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Ad Exec Tells Forbes Why She Absolutely Needed A Rolex For Business January 13, 2021 (0 comments)


Minneapolis, MN—When Tracy Call, founder and CEO of Minneapolis-based Media Bridge Advertising Agency started her business, getting in to pitch potential clients wasn’t a problem. She got lots of first meetings—but not so many second ones, she said in an article for Forbes magazine. That is, until she put on a Rolex watch for the initial meeting.

It’s not that the potential clients didn’t like her ideas or think she was qualified. She had earned her chops in the media field and had a roster of big national clients to prove it. But the men she was pitching often didn’t take her seriously before she started wearing the Rolex. She writes:

I was still at a loss to solve this mystery when I lost my watch. Actually, it was stolen from a bag in my car one night while I was playing rugby (I chased the thieves in my cleats — and in vain — for over a mile, as my Achilles still reminds me).

And then a strange thing happened that changed my business and my life: When I mentioned to one of my clients that I was in the market for a new watch, he said, “If you want to get a male client’s attention, get a Rolex.”

Incredulous, she couldn’t believe it would be that simple—or superficial. Money was extremely tight—she could barely afford to buy her son a new mattress, let alone a watch that cost as much as a car, she writes.  But she made herself a deal to buy a Rolex when she hit her first million in revenue.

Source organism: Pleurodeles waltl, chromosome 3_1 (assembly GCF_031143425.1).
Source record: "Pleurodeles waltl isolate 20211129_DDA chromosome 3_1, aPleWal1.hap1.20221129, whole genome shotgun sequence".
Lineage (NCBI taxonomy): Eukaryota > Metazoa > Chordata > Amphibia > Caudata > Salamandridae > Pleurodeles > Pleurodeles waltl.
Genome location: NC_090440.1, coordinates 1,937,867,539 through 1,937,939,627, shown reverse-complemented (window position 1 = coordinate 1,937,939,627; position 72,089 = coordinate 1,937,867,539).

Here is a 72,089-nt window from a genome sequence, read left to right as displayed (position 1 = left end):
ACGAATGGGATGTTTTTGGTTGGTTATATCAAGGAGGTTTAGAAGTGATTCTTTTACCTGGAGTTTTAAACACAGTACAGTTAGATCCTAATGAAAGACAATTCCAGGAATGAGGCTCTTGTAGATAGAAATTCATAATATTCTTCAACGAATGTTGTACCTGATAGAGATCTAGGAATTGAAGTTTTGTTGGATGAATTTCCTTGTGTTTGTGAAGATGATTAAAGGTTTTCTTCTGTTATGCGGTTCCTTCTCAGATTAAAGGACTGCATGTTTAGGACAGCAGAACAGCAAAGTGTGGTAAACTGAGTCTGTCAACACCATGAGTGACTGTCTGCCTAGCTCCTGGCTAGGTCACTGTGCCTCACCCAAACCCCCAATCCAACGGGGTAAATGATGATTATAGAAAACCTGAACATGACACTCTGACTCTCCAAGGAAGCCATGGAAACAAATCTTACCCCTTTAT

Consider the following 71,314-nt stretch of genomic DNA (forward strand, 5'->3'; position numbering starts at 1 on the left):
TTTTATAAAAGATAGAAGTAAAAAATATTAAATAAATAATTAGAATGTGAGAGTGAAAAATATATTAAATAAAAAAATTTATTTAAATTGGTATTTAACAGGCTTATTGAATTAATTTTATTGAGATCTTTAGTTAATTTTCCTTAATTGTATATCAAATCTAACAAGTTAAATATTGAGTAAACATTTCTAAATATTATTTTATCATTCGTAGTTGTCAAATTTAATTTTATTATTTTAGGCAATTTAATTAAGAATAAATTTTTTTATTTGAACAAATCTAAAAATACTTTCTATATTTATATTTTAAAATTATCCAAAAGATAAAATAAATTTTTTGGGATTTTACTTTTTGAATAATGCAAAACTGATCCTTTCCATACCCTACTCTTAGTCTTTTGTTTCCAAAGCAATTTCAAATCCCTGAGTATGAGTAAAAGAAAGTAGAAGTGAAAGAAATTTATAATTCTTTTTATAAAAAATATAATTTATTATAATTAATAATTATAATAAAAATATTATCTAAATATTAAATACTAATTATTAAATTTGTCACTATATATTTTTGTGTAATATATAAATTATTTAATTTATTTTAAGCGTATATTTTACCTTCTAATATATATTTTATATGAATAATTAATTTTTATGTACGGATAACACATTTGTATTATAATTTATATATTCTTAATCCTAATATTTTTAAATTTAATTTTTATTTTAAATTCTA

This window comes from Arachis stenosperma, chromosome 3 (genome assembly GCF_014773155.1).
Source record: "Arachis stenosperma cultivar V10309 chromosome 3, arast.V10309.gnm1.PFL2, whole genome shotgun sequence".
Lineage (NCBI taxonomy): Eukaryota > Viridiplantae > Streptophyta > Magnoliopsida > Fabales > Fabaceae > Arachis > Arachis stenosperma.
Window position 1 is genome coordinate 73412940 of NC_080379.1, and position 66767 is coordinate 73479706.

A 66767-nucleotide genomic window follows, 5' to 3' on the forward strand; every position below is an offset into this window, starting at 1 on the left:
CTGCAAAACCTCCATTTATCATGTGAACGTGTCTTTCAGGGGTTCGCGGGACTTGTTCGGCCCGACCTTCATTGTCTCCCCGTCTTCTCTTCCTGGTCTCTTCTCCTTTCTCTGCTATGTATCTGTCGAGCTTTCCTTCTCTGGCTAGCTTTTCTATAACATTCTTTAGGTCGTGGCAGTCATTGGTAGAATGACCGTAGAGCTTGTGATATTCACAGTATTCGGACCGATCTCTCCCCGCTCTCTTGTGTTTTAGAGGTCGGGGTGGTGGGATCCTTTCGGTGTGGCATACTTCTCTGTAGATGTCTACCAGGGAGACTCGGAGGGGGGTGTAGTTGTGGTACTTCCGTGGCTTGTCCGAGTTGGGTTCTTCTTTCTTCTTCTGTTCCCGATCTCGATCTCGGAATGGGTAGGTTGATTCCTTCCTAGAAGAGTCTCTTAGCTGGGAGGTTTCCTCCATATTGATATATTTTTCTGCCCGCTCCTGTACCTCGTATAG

Turns out her client was right. From her first meeting wearing a Rolex (with a three-quarter sleeve to show it off), Call noticed the men she was pitching to sat up and paid much closer attention. Their body language changed the moment they saw her watch. 

Since then, her business has grown 50-fold, but she says the pattern is still the same: worn at the first meeting with a potential client, the Rolex virtually guarantees a second meeting. 

In the article, she pondered whether male advertising executives would experience the same reaction plus or minus a Rolex. While she hasn’t been able to test that theory, she writes that a male colleague recently noticed a difference in potential clients’ attitudes when he started wearing expensive suits to meetings.

While she does feel there’s an element of sexism still alive and well in the business world—she often lends the watch to her female staff for a first pitch—her ultimate takeaway is that adapting to your audience is essential in any case. Whether it’s by buying a Rolex or other expensive watch to make executives you deal with feel confident in your ability to make money, or dressing down to show a nonprofit you’re more committed to the cause than to money, it’s important to market yourself in a way that resonates with the client.

Jewelers, take note. A client that’s wavering on a purchase because it feels too self-indulgent just might need a little business justification. Read the full text here.

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